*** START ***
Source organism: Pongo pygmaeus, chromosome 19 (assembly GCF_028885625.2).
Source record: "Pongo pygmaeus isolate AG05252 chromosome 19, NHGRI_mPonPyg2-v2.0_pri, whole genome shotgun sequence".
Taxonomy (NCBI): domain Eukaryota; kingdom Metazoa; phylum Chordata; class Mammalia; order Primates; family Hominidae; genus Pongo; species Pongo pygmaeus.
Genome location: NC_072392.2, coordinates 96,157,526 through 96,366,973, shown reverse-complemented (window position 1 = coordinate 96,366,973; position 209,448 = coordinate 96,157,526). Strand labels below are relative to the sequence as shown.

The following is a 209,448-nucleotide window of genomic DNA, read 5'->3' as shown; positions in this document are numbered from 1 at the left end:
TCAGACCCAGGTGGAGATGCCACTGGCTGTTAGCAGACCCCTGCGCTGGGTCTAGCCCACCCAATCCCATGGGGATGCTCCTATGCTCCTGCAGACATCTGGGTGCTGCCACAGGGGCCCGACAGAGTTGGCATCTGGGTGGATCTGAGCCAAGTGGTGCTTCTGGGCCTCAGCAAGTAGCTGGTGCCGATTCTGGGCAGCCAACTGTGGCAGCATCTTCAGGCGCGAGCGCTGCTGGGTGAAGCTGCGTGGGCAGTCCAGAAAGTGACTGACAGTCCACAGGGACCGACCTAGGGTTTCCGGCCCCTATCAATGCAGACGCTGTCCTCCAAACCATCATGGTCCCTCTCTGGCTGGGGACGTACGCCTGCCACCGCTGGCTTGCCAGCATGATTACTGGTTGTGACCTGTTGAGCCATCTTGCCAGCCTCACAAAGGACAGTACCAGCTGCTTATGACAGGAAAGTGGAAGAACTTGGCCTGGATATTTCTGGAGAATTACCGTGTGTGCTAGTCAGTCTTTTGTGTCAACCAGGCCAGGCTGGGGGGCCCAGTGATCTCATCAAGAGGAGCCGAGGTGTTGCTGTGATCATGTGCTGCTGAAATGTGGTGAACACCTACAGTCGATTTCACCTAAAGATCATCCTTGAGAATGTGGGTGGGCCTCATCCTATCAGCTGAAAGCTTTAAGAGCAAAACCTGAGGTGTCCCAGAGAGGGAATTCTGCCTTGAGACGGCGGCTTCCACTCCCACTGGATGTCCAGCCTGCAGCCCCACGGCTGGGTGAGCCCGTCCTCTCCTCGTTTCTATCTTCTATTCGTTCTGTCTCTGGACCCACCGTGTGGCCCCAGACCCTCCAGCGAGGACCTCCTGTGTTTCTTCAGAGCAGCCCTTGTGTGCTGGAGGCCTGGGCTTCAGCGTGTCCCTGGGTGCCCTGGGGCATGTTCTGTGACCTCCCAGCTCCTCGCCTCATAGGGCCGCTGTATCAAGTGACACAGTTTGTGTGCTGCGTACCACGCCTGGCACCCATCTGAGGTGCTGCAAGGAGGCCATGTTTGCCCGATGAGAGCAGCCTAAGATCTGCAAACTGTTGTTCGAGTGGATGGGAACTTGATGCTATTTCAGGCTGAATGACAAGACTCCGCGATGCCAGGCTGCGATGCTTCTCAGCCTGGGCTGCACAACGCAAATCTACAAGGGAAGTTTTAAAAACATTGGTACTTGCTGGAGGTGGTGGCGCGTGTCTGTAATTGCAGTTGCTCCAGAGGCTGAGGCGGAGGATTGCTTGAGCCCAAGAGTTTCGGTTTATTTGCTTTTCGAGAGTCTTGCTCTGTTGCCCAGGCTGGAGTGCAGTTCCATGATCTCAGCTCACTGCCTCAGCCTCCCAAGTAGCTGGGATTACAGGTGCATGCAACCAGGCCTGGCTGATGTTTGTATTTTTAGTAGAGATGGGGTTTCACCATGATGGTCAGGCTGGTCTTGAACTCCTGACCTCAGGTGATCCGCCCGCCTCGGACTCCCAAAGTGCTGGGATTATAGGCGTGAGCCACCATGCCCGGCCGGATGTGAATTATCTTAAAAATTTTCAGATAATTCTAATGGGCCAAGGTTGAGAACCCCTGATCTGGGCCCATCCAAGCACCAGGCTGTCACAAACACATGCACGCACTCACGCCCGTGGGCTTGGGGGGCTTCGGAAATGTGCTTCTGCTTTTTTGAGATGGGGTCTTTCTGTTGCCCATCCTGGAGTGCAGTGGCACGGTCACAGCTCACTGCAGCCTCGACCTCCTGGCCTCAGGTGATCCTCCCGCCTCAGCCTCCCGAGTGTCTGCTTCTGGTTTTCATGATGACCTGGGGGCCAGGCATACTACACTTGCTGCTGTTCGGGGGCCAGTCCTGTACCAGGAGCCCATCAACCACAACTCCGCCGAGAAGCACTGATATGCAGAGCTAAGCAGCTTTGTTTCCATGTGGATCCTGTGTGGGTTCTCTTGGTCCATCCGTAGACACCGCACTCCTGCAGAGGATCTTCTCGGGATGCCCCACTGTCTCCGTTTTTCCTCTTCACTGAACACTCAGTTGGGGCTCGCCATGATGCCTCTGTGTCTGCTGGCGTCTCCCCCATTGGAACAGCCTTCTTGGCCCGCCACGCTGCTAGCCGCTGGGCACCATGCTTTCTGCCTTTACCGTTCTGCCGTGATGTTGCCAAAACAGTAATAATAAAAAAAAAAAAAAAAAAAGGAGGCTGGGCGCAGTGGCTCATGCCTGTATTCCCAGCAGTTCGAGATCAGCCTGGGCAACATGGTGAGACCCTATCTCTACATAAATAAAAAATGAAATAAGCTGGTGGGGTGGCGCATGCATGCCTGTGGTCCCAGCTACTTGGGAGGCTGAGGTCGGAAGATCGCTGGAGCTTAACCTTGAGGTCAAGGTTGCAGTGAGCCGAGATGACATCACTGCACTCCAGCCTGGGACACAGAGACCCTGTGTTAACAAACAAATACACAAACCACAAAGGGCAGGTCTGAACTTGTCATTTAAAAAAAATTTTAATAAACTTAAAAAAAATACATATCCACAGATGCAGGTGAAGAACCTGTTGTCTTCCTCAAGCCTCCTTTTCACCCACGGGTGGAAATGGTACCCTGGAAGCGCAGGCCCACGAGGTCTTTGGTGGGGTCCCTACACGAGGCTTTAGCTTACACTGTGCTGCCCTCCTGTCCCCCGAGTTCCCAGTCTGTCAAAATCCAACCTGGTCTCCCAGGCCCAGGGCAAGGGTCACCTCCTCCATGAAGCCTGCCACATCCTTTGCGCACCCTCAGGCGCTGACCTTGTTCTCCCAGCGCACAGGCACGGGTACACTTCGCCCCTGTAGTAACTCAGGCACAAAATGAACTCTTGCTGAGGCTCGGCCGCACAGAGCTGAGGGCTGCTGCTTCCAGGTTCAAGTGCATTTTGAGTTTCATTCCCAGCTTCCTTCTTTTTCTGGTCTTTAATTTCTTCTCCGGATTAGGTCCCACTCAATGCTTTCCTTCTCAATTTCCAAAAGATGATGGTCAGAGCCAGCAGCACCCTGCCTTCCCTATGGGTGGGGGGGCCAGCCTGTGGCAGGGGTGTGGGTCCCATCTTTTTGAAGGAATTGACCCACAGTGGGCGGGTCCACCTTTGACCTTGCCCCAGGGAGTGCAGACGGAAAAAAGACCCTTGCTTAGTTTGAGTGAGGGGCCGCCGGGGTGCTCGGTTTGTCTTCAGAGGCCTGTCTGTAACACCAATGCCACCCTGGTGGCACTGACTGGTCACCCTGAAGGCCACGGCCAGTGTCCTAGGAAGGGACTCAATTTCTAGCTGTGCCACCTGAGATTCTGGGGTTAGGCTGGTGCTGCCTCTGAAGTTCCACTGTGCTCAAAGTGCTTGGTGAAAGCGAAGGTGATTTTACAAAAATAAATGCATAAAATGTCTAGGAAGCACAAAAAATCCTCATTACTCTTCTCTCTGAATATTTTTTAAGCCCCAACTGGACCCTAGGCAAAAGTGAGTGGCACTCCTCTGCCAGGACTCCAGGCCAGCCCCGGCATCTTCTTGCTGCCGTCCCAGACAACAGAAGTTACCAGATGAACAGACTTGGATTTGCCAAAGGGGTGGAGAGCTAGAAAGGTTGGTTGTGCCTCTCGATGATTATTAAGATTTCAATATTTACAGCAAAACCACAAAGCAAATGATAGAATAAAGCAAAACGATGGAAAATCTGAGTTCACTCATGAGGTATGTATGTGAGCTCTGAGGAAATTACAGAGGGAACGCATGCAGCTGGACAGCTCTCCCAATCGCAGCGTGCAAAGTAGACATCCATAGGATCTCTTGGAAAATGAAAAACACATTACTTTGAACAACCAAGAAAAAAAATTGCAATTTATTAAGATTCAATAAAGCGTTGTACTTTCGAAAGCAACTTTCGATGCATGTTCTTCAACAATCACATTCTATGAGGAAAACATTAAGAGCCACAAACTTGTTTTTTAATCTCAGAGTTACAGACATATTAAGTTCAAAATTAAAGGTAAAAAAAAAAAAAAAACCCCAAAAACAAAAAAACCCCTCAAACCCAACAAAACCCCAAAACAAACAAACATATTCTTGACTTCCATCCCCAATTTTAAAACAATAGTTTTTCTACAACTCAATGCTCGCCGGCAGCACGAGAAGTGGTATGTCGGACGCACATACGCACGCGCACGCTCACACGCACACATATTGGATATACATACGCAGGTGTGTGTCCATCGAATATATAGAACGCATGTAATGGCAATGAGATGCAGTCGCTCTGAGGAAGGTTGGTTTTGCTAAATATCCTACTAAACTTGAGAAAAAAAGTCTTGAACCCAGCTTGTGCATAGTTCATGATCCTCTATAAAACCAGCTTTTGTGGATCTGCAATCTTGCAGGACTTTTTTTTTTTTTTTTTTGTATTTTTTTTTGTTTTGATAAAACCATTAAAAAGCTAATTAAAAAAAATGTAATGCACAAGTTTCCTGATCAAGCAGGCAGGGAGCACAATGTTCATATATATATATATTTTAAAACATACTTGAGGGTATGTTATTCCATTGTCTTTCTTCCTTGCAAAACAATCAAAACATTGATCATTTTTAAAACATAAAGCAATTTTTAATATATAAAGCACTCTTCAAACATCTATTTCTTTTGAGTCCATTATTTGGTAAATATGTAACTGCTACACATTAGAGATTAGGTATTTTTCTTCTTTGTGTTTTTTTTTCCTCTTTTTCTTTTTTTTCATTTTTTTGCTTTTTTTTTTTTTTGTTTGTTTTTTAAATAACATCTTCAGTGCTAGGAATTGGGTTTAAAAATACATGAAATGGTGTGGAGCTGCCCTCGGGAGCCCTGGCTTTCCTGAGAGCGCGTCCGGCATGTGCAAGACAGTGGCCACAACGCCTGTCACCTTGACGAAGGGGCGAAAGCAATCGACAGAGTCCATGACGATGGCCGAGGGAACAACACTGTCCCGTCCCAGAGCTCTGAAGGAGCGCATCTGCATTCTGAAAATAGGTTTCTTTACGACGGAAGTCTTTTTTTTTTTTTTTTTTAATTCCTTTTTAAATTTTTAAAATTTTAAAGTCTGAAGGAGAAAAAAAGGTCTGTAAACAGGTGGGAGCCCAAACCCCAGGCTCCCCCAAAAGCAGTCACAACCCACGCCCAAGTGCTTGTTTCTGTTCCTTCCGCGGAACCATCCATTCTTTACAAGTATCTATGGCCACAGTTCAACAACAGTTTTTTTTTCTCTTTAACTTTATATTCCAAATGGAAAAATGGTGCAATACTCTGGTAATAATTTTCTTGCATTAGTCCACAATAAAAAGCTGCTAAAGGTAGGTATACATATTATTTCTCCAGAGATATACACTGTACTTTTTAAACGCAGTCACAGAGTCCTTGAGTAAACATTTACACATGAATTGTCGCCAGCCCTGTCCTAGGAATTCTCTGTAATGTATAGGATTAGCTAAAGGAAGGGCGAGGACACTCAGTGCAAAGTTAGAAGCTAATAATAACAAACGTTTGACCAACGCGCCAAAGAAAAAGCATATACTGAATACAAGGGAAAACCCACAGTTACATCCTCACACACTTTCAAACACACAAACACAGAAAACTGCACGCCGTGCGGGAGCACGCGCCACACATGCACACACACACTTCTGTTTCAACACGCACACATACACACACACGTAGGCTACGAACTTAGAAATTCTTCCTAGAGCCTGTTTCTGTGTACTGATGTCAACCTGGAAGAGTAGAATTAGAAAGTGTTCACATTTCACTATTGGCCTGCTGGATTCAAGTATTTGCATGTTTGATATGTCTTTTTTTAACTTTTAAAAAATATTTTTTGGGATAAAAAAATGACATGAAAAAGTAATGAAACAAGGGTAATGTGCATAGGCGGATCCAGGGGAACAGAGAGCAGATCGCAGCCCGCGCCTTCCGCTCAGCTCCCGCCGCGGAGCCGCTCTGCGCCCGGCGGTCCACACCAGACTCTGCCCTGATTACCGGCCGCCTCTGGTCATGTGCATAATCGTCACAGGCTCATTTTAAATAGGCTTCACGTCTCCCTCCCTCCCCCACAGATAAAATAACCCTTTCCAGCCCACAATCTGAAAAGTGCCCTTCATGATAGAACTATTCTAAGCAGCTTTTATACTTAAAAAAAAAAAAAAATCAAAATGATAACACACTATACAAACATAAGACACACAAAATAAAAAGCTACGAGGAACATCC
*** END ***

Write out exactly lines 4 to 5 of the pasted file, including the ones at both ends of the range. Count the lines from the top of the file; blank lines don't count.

Genome location: NC_072392.2, coordinates 96,157,526 through 96,366,973, shown reverse-complemented (window position 1 = coordinate 96,366,973; position 209,448 = coordinate 96,157,526). Strand labels below are relative to the sequence as shown.

The following is a 209,448-nucleotide window of genomic DNA, read 5'->3' as shown; positions in this document are numbered from 1 at the left end: